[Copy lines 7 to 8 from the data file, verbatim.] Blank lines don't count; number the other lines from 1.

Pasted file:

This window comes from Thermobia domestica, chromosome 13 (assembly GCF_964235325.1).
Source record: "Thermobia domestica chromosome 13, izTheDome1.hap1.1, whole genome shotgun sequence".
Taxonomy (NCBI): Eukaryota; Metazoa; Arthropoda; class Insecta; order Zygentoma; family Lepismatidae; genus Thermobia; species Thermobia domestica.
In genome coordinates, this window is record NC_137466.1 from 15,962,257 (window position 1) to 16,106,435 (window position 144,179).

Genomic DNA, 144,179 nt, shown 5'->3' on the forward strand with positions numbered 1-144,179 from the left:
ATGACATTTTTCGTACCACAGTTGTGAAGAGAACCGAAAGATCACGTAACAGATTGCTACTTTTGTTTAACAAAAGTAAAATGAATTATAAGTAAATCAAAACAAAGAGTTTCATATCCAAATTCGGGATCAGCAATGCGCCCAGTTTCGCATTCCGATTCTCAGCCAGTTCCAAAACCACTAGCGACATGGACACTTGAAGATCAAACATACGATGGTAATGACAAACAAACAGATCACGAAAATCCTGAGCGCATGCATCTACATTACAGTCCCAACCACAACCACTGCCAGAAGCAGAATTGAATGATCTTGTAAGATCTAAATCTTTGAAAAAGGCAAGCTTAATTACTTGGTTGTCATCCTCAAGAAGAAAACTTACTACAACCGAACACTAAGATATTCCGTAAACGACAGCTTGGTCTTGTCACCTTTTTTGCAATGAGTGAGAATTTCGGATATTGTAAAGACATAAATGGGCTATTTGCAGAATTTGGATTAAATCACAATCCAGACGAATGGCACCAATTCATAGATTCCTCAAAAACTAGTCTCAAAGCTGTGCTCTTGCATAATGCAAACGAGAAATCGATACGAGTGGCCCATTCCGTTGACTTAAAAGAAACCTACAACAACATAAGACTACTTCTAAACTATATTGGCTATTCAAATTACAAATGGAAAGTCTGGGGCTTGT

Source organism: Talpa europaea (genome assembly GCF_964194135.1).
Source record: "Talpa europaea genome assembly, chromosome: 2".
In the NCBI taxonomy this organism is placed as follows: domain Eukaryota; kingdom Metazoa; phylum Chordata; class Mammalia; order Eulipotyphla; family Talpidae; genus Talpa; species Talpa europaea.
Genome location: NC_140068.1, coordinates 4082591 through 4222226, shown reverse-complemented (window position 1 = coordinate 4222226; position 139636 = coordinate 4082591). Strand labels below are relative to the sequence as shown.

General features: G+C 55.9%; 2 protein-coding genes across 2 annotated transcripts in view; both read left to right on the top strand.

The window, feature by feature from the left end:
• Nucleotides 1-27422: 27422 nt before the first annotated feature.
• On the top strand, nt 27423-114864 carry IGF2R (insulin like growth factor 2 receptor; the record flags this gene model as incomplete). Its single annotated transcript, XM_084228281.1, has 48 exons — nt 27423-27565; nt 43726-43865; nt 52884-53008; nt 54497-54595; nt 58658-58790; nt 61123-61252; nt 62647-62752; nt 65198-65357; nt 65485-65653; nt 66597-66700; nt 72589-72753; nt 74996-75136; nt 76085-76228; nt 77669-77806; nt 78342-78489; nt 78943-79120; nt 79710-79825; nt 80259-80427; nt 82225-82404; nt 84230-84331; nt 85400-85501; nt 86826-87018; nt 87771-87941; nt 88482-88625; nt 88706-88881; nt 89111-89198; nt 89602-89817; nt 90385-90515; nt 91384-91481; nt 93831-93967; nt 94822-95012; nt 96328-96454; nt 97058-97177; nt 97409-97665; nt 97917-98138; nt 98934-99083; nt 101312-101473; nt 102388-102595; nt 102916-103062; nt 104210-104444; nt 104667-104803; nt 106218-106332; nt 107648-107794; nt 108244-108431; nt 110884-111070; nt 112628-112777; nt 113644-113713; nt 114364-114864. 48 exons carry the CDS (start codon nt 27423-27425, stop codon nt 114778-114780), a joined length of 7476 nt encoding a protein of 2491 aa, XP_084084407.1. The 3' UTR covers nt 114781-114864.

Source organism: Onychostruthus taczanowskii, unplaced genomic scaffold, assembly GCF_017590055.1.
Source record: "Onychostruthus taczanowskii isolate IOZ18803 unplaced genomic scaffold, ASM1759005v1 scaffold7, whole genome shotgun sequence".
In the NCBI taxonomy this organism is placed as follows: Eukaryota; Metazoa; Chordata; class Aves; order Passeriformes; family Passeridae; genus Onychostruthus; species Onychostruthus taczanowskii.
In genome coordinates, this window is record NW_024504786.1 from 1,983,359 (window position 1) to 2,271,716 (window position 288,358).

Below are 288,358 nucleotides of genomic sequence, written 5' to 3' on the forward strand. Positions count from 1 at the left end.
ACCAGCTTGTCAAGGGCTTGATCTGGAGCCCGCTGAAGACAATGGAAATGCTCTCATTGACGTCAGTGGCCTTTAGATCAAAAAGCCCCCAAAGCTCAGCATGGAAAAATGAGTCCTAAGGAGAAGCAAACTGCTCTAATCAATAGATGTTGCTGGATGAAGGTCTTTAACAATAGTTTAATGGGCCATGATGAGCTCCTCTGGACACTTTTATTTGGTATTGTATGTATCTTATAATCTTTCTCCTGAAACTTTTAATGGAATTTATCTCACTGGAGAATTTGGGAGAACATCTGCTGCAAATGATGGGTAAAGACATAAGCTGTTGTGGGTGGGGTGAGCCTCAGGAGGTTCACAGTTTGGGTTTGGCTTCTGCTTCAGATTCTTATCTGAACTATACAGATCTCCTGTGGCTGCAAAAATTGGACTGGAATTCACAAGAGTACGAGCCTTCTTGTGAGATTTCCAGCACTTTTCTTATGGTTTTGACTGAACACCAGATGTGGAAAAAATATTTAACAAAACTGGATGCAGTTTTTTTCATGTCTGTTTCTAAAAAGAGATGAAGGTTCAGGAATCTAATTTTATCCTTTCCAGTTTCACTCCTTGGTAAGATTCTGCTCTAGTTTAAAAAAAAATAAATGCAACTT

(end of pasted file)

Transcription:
Source organism: Talpa europaea (genome assembly GCF_964194135.1).
Source record: "Talpa europaea genome assembly, chromosome: 2".